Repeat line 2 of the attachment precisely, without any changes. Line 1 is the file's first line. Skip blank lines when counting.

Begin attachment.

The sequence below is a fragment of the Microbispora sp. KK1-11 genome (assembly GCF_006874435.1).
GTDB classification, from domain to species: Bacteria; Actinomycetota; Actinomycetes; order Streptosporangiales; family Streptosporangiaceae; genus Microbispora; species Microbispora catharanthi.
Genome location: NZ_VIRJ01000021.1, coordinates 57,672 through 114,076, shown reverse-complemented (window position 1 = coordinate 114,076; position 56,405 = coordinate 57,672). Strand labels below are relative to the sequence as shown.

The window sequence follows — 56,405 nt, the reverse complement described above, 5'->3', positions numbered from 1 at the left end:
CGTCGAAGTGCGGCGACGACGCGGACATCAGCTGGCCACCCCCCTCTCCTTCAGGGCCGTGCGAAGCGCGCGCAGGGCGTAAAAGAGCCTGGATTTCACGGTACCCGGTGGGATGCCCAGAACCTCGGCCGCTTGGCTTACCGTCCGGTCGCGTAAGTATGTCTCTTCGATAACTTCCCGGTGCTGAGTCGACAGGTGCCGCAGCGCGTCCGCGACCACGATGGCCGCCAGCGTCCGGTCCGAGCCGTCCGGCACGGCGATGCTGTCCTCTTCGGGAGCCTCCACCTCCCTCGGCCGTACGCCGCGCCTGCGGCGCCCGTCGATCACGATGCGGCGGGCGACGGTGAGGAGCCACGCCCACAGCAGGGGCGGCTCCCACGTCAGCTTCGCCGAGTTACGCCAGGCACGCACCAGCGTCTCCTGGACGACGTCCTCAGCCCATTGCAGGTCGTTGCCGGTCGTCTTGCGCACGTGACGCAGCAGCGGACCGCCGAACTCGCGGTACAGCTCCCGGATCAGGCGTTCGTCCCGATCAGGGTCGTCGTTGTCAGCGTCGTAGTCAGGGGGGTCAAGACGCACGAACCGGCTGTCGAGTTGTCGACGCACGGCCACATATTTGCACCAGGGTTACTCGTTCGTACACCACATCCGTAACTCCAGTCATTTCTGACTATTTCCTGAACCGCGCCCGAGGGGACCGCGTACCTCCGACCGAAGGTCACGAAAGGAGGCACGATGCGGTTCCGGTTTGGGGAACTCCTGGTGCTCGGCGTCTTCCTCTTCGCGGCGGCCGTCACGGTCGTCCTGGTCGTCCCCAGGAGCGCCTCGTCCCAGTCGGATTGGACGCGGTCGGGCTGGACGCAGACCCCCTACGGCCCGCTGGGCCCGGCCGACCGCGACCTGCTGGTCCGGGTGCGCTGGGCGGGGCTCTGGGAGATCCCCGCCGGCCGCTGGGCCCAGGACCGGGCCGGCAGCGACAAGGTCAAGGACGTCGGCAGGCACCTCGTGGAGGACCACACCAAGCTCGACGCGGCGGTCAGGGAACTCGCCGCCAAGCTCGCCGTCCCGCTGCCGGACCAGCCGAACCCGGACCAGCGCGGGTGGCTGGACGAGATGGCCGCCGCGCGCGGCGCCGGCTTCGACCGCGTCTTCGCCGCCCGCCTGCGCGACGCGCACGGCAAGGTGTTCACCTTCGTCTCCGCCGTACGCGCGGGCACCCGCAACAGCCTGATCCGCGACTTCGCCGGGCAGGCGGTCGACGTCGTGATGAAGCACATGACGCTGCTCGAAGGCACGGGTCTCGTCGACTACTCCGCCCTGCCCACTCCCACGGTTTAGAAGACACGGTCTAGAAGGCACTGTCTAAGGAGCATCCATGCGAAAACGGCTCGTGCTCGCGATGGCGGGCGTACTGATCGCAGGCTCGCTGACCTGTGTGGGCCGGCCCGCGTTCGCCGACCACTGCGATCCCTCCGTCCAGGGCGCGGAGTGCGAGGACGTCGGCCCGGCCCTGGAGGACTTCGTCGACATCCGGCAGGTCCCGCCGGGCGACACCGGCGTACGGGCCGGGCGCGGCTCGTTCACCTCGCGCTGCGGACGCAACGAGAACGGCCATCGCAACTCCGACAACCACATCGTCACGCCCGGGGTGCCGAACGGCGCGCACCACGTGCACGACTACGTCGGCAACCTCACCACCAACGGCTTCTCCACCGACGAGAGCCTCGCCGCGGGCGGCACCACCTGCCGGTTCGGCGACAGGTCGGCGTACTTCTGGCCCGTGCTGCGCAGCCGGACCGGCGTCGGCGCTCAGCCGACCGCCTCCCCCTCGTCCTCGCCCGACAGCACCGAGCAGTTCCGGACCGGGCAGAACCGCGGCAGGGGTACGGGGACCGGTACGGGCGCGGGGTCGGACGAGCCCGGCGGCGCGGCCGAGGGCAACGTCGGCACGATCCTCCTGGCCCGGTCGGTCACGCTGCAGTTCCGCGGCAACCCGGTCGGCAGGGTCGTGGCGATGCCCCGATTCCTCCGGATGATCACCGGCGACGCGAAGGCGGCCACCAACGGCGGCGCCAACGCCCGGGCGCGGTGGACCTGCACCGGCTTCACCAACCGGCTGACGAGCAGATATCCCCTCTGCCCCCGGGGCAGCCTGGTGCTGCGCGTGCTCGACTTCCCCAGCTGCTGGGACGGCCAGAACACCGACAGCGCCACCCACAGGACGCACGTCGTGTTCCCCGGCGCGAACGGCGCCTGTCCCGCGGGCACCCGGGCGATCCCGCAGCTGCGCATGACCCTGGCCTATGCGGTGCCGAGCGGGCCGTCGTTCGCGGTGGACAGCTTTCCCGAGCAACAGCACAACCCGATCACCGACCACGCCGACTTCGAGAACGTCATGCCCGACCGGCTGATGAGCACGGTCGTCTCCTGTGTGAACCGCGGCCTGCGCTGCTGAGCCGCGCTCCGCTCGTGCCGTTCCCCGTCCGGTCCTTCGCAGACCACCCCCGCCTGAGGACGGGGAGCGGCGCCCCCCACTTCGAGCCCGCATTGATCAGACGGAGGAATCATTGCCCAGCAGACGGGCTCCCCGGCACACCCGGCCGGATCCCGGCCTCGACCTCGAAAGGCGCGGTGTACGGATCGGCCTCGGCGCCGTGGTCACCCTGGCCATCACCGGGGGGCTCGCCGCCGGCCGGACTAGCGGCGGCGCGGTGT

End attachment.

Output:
GTDB classification, from domain to species: Bacteria; Actinomycetota; Actinomycetes; order Streptosporangiales; family Streptosporangiaceae; genus Microbispora; species Microbispora catharanthi.